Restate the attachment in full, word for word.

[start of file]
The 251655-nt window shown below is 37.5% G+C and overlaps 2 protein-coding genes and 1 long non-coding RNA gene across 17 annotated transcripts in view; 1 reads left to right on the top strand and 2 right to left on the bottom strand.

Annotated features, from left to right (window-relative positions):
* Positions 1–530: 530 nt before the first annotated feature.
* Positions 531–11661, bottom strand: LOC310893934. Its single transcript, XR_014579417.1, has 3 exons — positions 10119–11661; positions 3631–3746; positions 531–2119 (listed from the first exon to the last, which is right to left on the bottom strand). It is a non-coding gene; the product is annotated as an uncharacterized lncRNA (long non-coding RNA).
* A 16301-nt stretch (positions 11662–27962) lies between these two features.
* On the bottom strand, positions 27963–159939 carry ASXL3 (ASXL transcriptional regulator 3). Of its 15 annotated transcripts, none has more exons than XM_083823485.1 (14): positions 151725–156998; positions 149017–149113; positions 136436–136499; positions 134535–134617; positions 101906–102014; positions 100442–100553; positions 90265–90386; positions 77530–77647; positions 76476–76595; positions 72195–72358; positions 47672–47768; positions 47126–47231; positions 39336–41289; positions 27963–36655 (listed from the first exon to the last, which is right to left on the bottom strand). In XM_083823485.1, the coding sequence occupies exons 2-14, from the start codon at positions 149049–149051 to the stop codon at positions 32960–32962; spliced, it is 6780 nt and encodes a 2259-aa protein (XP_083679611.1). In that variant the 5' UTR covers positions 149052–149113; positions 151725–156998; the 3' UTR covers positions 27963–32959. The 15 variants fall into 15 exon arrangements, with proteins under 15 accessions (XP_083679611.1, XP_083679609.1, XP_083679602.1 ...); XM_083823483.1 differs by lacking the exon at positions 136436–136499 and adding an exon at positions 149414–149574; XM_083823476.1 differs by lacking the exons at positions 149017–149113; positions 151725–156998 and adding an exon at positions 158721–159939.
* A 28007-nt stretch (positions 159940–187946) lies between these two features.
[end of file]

The 251655-nt window shown below is 37.5% G+C and overlaps 2 protein-coding genes and 1 long non-coding RNA gene across 17 annotated transcripts in view; 1 reads left to right on the top strand and 2 right to left on the bottom strand.

Annotated features, from left to right (window-relative positions):
* Positions 1–530: 530 nt before the first annotated feature.
* Positions 531–11661, bottom strand: LOC310893934. Its single transcript, XR_014579417.1, has 3 exons — positions 10119–11661; positions 3631–3746; positions 531–2119 (listed from the first exon to the last, which is right to left on the bottom strand). It is a non-coding gene; the product is annotated as an uncharacterized lncRNA (long non-coding RNA).
* A 16301-nt stretch (positions 11662–27962) lies between these two features.
* On the bottom strand, positions 27963–159939 carry ASXL3 (ASXL transcriptional regulator 3). Of its 15 annotated transcripts, none has more exons than XM_083823485.1 (14): positions 151725–156998; positions 149017–149113; positions 136436–136499; positions 134535–134617; positions 101906–102014; positions 100442–100553; positions 90265–90386; positions 77530–77647; positions 76476–76595; positions 72195–72358; positions 47672–47768; positions 47126–47231; positions 39336–41289; positions 27963–36655 (listed from the first exon to the last, which is right to left on the bottom strand). In XM_083823485.1, the coding sequence occupies exons 2-14, from the start codon at positions 149049–149051 to the stop codon at positions 32960–32962; spliced, it is 6780 nt and encodes a 2259-aa protein (XP_083679611.1). In that variant the 5' UTR covers positions 149052–149113; positions 151725–156998; the 3' UTR covers positions 27963–32959. The 15 variants fall into 15 exon arrangements, with proteins under 15 accessions (XP_083679611.1, XP_083679609.1, XP_083679602.1 ...); XM_083823483.1 differs by lacking the exon at positions 136436–136499 and adding an exon at positions 149414–149574; XM_083823476.1 differs by lacking the exons at positions 149017–149113; positions 151725–156998 and adding an exon at positions 158721–159939.
* A 28007-nt stretch (positions 159940–187946) lies between these two features.